Hometown: New York City.
The line-up: Patrick Cleandenim is aided and abetted by several eccentrically monikered musicians including Oto Gillen and Nathan Whipple, which might be East Village rhyming slang. Or not.
The background: If you like orchestral pop - which you should, because it is without doubt one of the great contemporary music genres along with Lovers Rock, postpunk funk, avant-disco and symphonic soul - you should at least investigate the impossibly named Patrick Cleandenim, a 22-year-old New Yorker who grew up in Lawrence, Kansas with Bobby Darrin/Dion DiMucci-style doo-wop and rock'n'roll coursing through his veins, as well as an innate desire to encourage listeners to do jazz hands.
The buzz: "Like debuts by the Strokes, Oasis and even the Beatles, Baby Comes Home is a wall-to-wall clinic in songwriting."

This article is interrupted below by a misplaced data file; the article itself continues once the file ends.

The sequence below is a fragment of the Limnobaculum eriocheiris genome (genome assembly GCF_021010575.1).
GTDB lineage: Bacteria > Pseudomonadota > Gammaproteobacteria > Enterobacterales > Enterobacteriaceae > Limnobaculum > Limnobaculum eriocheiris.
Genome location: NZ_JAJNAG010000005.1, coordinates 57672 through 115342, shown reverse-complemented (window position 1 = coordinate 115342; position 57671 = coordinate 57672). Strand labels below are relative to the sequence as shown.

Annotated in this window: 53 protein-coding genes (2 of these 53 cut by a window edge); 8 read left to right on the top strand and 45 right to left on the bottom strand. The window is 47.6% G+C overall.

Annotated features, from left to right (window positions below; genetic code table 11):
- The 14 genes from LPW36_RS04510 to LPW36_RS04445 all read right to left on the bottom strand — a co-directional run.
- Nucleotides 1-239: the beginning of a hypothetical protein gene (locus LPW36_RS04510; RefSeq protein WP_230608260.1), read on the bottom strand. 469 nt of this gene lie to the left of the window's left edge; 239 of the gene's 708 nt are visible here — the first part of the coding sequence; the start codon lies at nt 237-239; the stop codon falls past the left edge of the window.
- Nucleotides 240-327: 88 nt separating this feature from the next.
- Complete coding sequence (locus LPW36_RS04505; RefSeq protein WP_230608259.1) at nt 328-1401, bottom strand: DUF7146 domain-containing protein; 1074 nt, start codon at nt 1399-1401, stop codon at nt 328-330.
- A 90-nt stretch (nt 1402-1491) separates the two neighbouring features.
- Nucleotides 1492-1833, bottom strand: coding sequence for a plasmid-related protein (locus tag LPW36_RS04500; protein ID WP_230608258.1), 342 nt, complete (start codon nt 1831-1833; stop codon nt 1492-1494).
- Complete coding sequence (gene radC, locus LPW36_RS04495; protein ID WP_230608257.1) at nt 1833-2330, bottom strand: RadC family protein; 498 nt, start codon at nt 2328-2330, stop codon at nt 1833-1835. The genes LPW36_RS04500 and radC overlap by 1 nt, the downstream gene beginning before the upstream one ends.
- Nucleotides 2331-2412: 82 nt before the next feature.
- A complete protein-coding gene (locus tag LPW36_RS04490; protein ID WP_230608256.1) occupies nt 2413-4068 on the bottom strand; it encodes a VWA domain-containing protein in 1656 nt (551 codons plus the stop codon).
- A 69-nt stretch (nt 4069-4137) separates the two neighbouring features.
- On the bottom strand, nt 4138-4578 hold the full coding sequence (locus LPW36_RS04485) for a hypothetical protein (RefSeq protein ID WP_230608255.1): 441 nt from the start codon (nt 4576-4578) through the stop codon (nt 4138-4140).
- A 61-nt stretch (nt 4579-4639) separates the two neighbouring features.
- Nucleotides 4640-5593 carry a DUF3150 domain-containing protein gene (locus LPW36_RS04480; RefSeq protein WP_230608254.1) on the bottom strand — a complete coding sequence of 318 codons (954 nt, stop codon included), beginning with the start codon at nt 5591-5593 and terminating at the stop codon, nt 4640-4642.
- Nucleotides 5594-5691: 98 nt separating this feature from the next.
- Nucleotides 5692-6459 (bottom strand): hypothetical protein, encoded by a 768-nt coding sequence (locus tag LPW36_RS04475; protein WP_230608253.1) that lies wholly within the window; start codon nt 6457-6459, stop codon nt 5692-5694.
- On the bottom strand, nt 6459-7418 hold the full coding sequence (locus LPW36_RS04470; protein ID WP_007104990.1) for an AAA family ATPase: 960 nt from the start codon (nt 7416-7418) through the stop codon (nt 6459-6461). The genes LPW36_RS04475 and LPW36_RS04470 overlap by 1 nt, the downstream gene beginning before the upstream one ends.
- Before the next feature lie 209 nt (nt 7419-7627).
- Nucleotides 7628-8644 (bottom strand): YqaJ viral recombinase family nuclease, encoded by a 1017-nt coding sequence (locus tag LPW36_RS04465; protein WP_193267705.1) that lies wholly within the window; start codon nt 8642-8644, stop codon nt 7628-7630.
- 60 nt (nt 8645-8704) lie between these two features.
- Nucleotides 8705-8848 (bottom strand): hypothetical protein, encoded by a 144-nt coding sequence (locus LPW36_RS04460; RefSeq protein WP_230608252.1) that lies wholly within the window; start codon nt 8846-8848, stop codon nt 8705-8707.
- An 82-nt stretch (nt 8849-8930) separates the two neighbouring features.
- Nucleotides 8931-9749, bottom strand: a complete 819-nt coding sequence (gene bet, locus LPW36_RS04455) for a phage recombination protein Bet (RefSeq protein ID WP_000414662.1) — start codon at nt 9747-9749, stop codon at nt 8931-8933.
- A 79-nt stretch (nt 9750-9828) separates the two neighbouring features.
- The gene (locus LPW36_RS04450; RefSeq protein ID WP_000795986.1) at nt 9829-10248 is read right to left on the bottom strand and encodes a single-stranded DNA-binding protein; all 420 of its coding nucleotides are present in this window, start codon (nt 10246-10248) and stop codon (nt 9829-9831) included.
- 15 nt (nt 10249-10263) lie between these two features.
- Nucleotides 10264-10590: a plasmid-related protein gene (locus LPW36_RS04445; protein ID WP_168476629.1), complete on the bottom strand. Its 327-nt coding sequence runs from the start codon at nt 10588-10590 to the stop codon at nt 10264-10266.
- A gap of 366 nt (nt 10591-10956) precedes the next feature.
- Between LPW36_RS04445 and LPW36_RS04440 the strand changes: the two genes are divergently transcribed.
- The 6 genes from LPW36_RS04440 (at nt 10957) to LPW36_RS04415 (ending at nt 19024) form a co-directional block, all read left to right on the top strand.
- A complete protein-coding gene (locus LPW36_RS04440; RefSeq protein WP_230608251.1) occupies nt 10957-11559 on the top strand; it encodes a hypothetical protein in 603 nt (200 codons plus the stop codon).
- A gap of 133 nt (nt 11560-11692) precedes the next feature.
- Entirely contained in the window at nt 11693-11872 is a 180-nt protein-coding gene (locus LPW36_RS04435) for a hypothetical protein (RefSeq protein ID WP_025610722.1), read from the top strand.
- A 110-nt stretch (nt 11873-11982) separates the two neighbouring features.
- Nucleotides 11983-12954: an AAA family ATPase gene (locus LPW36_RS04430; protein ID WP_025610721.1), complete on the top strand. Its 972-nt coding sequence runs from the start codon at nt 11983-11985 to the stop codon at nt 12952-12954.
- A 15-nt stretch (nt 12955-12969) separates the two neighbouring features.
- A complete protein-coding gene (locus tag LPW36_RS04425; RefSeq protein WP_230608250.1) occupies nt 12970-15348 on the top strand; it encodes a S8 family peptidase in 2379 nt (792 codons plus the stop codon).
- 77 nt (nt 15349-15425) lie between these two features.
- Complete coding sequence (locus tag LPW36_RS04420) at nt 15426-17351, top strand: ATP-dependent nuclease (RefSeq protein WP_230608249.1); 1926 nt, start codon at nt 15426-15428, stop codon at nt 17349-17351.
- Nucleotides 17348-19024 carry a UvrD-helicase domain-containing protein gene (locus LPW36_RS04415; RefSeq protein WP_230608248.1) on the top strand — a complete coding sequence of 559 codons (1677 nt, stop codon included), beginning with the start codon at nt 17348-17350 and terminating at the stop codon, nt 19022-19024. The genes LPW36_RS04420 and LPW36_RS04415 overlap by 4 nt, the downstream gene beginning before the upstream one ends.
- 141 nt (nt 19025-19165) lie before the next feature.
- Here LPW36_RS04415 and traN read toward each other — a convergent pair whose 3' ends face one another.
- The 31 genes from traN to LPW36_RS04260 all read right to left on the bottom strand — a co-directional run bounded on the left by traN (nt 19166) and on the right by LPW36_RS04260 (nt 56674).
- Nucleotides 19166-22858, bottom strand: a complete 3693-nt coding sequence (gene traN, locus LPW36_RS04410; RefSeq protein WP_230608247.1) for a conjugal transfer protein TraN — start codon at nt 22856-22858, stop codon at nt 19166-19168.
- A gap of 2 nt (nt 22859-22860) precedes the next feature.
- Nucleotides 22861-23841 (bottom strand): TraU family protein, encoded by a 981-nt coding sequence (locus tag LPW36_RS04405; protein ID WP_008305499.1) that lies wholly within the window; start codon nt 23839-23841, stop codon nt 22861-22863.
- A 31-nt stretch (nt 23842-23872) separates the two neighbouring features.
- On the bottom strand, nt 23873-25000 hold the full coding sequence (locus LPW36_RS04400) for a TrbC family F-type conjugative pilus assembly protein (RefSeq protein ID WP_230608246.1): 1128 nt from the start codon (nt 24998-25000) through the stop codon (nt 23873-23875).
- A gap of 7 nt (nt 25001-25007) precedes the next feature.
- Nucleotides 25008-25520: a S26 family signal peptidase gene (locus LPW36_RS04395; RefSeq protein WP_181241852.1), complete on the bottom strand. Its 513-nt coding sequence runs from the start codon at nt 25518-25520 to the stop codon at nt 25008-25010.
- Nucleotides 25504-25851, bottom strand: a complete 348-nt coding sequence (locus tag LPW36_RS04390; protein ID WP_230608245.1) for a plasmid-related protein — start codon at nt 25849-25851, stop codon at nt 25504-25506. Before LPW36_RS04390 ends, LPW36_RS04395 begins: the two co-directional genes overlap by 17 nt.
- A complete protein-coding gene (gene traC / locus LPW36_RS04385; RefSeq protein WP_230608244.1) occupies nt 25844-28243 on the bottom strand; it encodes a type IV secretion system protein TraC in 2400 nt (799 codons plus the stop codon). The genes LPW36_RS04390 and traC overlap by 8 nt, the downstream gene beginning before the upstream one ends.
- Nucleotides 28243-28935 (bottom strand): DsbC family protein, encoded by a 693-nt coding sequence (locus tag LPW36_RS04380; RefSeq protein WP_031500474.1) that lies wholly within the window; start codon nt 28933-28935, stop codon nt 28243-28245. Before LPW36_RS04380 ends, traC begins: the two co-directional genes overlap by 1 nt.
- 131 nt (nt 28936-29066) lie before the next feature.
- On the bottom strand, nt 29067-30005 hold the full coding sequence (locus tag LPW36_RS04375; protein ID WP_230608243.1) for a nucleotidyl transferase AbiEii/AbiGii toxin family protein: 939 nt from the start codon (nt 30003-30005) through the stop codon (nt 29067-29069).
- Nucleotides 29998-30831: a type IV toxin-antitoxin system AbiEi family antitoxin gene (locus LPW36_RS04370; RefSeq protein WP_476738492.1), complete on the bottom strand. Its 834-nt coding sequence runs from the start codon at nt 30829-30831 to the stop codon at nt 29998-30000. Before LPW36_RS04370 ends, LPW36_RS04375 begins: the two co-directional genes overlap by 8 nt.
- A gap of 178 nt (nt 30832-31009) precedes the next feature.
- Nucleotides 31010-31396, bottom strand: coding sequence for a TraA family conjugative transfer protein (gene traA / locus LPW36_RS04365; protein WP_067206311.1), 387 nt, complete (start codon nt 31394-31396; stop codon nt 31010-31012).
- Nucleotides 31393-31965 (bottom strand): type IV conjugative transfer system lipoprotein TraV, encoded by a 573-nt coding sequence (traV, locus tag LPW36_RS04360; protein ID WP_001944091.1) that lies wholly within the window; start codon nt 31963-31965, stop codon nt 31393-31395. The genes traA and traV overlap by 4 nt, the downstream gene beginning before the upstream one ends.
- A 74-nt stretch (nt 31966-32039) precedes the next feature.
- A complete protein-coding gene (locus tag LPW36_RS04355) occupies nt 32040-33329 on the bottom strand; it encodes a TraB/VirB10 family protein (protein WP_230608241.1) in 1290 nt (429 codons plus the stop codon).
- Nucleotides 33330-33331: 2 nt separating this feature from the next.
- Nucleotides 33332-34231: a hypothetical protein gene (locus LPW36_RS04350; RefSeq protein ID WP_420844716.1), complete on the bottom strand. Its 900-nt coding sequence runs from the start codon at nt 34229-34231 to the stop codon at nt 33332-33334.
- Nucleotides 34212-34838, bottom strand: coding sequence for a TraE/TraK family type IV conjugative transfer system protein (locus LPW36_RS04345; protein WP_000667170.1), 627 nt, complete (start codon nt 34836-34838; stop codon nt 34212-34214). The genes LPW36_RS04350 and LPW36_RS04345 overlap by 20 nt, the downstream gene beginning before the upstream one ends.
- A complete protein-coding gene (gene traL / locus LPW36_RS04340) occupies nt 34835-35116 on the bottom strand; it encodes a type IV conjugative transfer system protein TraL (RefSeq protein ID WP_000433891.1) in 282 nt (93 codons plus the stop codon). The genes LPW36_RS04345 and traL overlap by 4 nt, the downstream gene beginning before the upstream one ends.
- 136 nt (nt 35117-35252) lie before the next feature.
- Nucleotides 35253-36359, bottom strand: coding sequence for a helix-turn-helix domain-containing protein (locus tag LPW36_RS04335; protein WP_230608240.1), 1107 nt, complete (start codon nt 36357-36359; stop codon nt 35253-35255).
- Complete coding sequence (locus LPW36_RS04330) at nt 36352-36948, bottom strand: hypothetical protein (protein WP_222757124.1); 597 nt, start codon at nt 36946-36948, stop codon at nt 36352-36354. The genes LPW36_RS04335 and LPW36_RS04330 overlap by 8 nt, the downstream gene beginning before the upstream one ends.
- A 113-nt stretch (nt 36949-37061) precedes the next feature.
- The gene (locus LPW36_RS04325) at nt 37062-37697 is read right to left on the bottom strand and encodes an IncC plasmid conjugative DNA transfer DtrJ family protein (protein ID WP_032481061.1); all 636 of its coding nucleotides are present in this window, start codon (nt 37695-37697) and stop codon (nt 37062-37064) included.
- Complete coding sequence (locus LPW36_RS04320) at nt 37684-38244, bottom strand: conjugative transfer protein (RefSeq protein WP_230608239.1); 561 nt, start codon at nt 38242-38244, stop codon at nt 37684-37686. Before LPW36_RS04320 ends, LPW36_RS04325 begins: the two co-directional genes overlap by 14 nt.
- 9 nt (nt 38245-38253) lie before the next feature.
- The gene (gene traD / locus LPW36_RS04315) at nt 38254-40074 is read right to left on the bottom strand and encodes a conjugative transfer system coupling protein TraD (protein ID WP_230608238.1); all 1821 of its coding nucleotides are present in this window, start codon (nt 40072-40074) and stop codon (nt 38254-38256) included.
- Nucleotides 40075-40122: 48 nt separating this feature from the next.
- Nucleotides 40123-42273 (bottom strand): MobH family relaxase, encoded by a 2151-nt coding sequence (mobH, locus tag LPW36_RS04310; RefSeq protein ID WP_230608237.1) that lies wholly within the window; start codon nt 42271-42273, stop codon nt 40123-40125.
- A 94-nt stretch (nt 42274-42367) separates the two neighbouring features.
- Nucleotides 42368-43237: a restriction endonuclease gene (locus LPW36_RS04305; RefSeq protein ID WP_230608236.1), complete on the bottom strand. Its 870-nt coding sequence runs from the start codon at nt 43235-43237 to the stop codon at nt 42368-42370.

The truth: Forgive the pedantry, but the Beatles' debut wasn't actually much cop, but point taken.
Most likely to: Scare the baggy-suit pants off Rufus Wainwright.
Least likely to: Appeal to lovers of death metal or industrial grindcore.
File next to: Runt-era Todd Rundgren, Neil Sedaka, Nilsson, David Vandervelde.
What to buy: Baby Comes Home is now out on Broken Horse.
Tomorrow's new band: I Was A King.